This report was written on February 5, 1986
1. Name and location of the property: The property known as the Jones-Garibaldi House is located at 228 East Park Avenue, Charlotte, North Carolina.
2. Name, address, and telephone number of the present owner of the property: The owner of the property is:
D. Charles and Associates, Inc.
1712 Cleveland Ave.
Charlotte, NC 20203
Telephone: (704) 332-4658
3. Representative photographs of the property: This report contains representative photographs of the property.
4. A map depicting the location of the property: This report contains a map which depicts the location of the property.
6. A brief historical sketch of the property: This report contains a brief historical sketch of the property prepared by Dr. William H. Huffman.
7. A brief architectural description of the property: This report contains a brief architectural description of the property prepared by Frances M. Gay.
8. Documentation of why and in what ways the property meets the criteria for designation set forth in N.C.G.S. 160A-399.4:
a. Special significance in terms of its history, architecture, and/or cultural importance: The Commission judges that the property known as the Jones-Garibaldi House does possess special significance in terms of Charlotte-Mecklenburg. The Commission bases its judgment on the following considerations
1) the Jones-Garibaldi House (1894) is one of’ the oldest homes on East Park Avenue, the most prestigious residential district in the oldest portion of Dilworth, Charlotte’s first streetcar suburb,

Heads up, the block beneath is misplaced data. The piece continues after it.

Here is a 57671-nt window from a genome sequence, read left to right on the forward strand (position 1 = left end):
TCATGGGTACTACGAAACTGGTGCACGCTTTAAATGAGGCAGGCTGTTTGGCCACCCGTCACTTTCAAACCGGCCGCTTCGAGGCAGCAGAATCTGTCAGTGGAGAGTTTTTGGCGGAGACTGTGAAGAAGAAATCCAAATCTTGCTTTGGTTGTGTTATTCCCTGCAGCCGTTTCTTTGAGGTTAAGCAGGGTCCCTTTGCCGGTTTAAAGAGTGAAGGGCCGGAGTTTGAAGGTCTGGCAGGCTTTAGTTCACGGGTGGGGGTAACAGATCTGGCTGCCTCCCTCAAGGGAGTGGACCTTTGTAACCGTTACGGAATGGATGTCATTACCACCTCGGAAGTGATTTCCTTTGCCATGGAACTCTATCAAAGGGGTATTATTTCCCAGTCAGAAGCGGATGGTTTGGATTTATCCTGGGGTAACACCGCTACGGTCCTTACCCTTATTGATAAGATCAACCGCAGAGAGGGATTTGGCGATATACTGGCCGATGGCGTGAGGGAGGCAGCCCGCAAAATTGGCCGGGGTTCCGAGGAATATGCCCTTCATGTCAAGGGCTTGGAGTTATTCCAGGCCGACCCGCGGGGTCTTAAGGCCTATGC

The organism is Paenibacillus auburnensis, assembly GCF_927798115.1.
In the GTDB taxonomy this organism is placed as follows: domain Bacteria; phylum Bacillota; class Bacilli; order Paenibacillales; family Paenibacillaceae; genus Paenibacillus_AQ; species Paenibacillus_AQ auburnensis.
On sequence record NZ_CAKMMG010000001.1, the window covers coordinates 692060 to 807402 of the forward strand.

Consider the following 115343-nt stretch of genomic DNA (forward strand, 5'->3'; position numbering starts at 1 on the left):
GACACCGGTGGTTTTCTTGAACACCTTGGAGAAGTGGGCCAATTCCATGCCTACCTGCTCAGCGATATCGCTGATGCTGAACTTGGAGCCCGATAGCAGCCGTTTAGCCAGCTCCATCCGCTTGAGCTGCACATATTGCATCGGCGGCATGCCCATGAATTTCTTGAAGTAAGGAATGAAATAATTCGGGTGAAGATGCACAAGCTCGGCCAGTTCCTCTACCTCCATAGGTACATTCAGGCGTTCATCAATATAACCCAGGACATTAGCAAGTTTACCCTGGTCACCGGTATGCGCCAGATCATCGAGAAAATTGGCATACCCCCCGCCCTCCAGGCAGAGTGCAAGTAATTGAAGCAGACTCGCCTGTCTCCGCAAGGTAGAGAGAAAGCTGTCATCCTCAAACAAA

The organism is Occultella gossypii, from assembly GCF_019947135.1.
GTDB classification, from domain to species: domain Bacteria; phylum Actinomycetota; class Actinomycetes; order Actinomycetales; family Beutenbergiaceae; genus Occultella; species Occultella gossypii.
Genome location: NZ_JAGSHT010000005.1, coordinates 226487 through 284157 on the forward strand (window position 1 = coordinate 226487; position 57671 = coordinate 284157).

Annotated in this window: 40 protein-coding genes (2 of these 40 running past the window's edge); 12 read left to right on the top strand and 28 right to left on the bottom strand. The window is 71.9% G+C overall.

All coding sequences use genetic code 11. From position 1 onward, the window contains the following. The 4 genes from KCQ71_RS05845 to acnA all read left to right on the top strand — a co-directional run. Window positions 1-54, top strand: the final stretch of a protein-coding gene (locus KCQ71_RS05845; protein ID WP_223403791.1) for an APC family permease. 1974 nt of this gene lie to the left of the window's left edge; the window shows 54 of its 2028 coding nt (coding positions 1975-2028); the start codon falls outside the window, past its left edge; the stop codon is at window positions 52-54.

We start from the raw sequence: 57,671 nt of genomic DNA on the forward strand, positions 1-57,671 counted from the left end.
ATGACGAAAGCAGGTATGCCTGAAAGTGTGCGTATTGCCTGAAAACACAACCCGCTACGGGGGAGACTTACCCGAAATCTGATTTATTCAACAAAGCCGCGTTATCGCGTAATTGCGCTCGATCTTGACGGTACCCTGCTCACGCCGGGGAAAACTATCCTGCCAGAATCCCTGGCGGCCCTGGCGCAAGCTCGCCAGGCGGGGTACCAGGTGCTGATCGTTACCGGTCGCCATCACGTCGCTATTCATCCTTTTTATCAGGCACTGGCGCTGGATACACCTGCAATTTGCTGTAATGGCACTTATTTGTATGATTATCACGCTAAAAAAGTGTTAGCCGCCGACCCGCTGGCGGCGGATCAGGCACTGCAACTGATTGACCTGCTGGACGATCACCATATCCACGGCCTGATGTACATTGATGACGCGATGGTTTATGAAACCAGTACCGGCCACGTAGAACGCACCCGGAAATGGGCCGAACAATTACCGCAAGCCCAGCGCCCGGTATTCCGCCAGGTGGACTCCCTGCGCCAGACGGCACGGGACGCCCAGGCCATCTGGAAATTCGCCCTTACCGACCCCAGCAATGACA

2) C. Furber Jones (1866-1903), the initial owner, was a prominent business executive in New South Charlotte,
3) Joseph Garibaldi (1864-1939), the second owner, was a leading merchant and civic leader in New South Charlotte,
4) the house is one of the finer local examples of the Neo-Classical Revival style and was most probably designed by Charles Christian Hook, an architect of local and regional importance, and
5) the house is on a corner lot at the very edge of the residential section of Dilworth and, therefore, occupies a place of substantial importance in terms of the townscape of the neighborhood.
b. Integrity of design, setting, workmanship, materials, feeling, and/or association: The Commission contends that the architectural description included in this report demonstrates that the property known as the Jones-Garibaldi House meets this criterion.
9. Ad Valorem Tax Appraisal: The Commission is aware that designation would allow the owner to apply for an automatic deferral of 50% of the Ad Valorem taxes on all or any portion of the property which becomes “historic property.” The current appraised value of the house is $37,240. The current appraised value of the land is $27,290. The total appraised value of the property is $64,580. The Property is zoned 06.
Date of Preparation of this Report: February 5, 1986
Prepared by: Dr. Dan L. Morrill
Charlotte-Mecklenburg Historic Properties Commission
1225 S. Caldwell St.
Charlotte, NC, 28203
Telephone: (704) 376-9115
Dr. William H. Huffman
The setting and style of the Garibaldi house, located at 221 E. Park Avenue in the Dilworth section of Charlotte, reflect the early affluence of a New South city in the beginning years of a four-decade commercial boom that lasted from the late 1800’s to the end of the 1920’s. Built by insurance entrepreneur C. Furber Jones (1866-1903) in 1894, it was purchased by jeweler and local political leader Joseph Garibaldi ( 1864 -1939 ) ten years later. At the time of its contraction, it was one of the earliest homes in the city’s first streetcar suburb. Although the architect is presently unknown, the house was probably designed by Charlotte architect C. C. Hook, whose work includes some of the city’s most important architectural heritage.